Imagine walking on a sidewalk. When you pass a particular house, the curtains open up and a ferocious dog jumps at the window, barking wildly at you. You instantly jump back. The situation has gained your full attention and focus. The next time you walk by that same house, you remember the dog and expect the barking. Your attention is heightened, but the level of anxiety is lower because you expected to see and hear the dog. After the next couple of times of passing the house, you hardly notice the dog anymore and tune it out as you go on your way. The same thing happens when a coach yells at a team (or a parent yells at a child). The first time garners full attention and a focus on every word. When the ranting becomes an everyday experience, it is soon tuned out and the anticipated outcome is not be reached. Many times, the words are not even heard.
National Fastpitch Coaches Association (Practice Perfect Softball)
only sport known to have inspired an indignant left-wing poem. It was written by one Sarah Norcliffe Cleghorn in 1915. The golf links lie so near the mill That almost every day The laboring children can look out And see the men at play. Just show me an indignant left-wing poem about softball or bungee jumping. And our local mill has been converted to a shopping mall, so the kids are still there. Golf is also the only sport God is known to play. God and Saint Peter are out on Sunday morning. On the first hole God drives into a water hazard. The waters part and God chips onto the green. On the second hole God takes a tremendous whack and the ball lands ten feet from the pin. There’s an earthquake, one side of the green rises up, and the ball rolls into the cup. On the third hole God lands in a sand trap. He creates life. Single-cell organisms develop into fish and then amphibians. Amphibians crawl out of the ocean and evolve into reptiles, birds, and furry little mammals. One of those furry little mammals runs into the sand trap, grabs God’s ball in its mouth, scurries over, and drops it in the hole. Saint Peter looks at God and says, “You wanna play golf or you wanna fuck around?” And golf courses are beautiful. Many people think mature men have no appreciation for beauty except in immature women. This isn’t true, and, anyway, we’d rather be playing golf. A golf course is a perfect example of Republican male aesthetics—no fussy little flowers, no stupid ornamental shrubs, no exorbitant demands for alimony, just acre upon acre of lush green grass that somebody else has to mow. Truth, beauty, and even poetry are to be found in golf. Every man, when he steps up to the tee, feels, as Keats has it … Like stout Cortez when with eagle eyes He star’d at the Pacific—and all his men Look’d at each other with a wild surmise— Silent, upon a peak in Darien. That is, the men were silent. Cortez was saying, “I can get on in two, easy. A three-wood drive, a five-iron from the fairway, then a two-putt max. But if I hook it, shit, I’m in the drink.” EAT THE RICH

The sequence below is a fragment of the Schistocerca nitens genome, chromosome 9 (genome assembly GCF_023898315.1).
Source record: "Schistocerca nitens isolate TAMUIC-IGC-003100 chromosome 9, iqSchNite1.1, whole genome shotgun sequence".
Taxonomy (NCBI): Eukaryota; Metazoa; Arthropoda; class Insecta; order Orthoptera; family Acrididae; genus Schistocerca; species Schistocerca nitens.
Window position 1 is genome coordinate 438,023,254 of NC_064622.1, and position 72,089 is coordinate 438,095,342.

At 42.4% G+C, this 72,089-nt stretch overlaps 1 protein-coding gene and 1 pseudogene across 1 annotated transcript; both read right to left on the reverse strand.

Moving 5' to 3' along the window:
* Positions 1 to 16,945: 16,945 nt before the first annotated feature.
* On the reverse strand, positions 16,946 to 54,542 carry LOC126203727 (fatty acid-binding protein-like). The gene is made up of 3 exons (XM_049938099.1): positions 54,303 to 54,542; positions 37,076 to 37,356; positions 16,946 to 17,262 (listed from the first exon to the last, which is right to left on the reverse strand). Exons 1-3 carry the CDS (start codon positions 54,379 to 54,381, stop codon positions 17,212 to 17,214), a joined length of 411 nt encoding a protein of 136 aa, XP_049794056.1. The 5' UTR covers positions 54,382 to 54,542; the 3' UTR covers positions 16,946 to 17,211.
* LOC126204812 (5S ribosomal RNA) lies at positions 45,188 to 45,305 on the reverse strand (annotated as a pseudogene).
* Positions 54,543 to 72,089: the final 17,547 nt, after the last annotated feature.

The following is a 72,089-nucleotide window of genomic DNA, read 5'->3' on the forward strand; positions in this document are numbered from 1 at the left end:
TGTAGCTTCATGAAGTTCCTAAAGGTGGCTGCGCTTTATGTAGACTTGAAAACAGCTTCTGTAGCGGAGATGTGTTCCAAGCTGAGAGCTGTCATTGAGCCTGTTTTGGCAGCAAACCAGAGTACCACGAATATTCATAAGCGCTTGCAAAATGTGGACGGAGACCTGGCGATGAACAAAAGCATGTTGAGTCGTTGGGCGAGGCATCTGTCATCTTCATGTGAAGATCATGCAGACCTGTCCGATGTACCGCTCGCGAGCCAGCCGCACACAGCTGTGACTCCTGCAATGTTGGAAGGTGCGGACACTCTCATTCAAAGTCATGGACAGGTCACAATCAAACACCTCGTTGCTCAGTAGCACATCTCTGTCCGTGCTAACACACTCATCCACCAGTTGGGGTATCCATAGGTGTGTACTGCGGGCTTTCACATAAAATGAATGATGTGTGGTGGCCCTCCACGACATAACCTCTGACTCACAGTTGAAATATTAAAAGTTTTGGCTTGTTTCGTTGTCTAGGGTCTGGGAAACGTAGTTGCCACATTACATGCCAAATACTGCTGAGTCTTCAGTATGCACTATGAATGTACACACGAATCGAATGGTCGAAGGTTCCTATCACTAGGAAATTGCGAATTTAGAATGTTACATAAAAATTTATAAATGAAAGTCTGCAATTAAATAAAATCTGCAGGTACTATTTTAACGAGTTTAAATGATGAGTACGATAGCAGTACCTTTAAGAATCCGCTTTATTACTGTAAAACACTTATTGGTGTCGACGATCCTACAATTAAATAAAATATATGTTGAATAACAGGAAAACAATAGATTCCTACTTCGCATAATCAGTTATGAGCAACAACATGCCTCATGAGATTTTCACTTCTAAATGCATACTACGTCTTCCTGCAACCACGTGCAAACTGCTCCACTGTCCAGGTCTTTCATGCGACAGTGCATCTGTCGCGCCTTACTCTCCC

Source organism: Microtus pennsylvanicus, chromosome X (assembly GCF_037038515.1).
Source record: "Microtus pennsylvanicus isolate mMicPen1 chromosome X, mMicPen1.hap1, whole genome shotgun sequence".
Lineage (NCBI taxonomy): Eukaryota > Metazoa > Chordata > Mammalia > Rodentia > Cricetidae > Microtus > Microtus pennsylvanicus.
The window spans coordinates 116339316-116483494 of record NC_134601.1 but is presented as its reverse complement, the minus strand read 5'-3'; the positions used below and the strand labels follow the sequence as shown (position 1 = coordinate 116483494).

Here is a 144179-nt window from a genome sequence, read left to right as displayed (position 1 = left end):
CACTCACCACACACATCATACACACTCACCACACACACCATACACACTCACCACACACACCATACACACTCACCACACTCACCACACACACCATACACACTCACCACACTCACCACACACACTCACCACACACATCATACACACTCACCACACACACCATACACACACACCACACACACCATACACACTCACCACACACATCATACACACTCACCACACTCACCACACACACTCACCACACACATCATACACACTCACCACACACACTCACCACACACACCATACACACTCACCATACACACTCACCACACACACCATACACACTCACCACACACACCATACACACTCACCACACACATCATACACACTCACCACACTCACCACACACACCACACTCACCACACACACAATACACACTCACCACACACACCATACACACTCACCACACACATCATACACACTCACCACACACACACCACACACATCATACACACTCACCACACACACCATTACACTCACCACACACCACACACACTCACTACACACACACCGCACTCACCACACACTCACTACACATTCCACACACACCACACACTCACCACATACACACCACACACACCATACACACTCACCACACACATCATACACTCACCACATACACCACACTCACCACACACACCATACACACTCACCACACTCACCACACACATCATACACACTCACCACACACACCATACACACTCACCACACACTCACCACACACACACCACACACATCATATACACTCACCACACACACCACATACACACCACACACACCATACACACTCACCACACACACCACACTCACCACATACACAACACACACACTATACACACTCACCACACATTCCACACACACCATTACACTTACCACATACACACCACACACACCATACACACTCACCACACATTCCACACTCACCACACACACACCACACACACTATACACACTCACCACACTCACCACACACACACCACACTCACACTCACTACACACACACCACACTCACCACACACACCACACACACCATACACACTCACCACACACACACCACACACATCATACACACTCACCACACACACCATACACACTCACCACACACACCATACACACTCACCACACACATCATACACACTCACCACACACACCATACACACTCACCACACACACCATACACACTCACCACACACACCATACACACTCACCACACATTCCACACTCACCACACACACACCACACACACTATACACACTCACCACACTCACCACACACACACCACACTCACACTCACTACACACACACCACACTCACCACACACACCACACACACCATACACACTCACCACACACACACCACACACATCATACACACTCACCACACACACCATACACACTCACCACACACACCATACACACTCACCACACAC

P.J. O'Rourke (Thrown Under the Omnibus: A Reader)
SEE FASTER, MOVE SOONER, & FOCUS BETTER when you train with Strobe Sport glasses. Your brain is naturally lazy. The flicker/strobe MAKES the brain learn to work faster and ignore irrelevant stimuli. Train for baseball, softball, football, golf, MMA, soccer, & hockey. Improve reaction time. Improve focus. Reduce performance anxiety. Quiet the brain and perform better more consistently. Slow down the game. Train your brain to process stimuli like the brains of elite athletes.
Strobe Sport
Joan Joyce is the real deal, a fierce competitor and one of the greatest athletes and coaches in sports history. Tony Renzoni’s moving tribute to Joan shows us why she is a champion in sports and in life. —Billie Jean King, sports icon and equality pioneer The story is all true. Joan Joyce was a tremendous pitcher, as talented as anyone who ever played. [responding to a newspaper account of his early 1960s match-ups against Joan Joyce] —Ted Williams, Hall of Famer and Boston Red Sox great, December 30, 1999 Joan Joyce is truly the greatest female athlete in sports history. And a great coach as well. Tony Renzoni’s well-researched book is a touching tribute to this phenomenal athlete. I highly recommend this book! —Bobby Valentine, former MLB player and manager Quotes for Historic Connecticut Music Venues: From the Coliseum to the Shaboo: I would like to thank Tony Renzoni for giving me the opportunity to write the foreword to his wonderful book. I highly recommend Connecticut Music Venues: From the Coliseum to Shaboo to music lovers everywhere! —Felix Cavaliere, Legendary Hall of Famer (Young Rascals/Rascals, Solo) As the promoter of the concerts in many of the music venues in this book, I hope you enjoy living the special memories this book will give you. —Jim Koplik, Live Nation president, Connecticut and Upstate New York Tony Renzoni has captured the soul and spirit of decades of the Connecticut live music scene, from the wild and wooly perspective of the music venues that housed it. A great read! —Christine Ohlman, the “Beehive Queen,” recording artist/songwriter Tony Renzoni has written a very thoughtful and well-researched tribute to the artists of Connecticut, and we are proud to have Gene included among them. —Lynne Pitney, wife of Gene Pitney Our Alice Cooper band recorded the Billion Dollars Babies album in a mansion in Greenwich. Over the years, there have been many great musicians from Connecticut, and the local scene is rich with good music. Tony Renzoni’s book captures all of that and more. Sit back and enjoy the ride. —Dennis Dunaway, hall of famer and co-founder of the Alice Cooper band. Rock ’n’ Roll music fans from coast to coast will connect to events in this book. Strongly recommended! —Judith Fisher Freed, estate of Alan Freed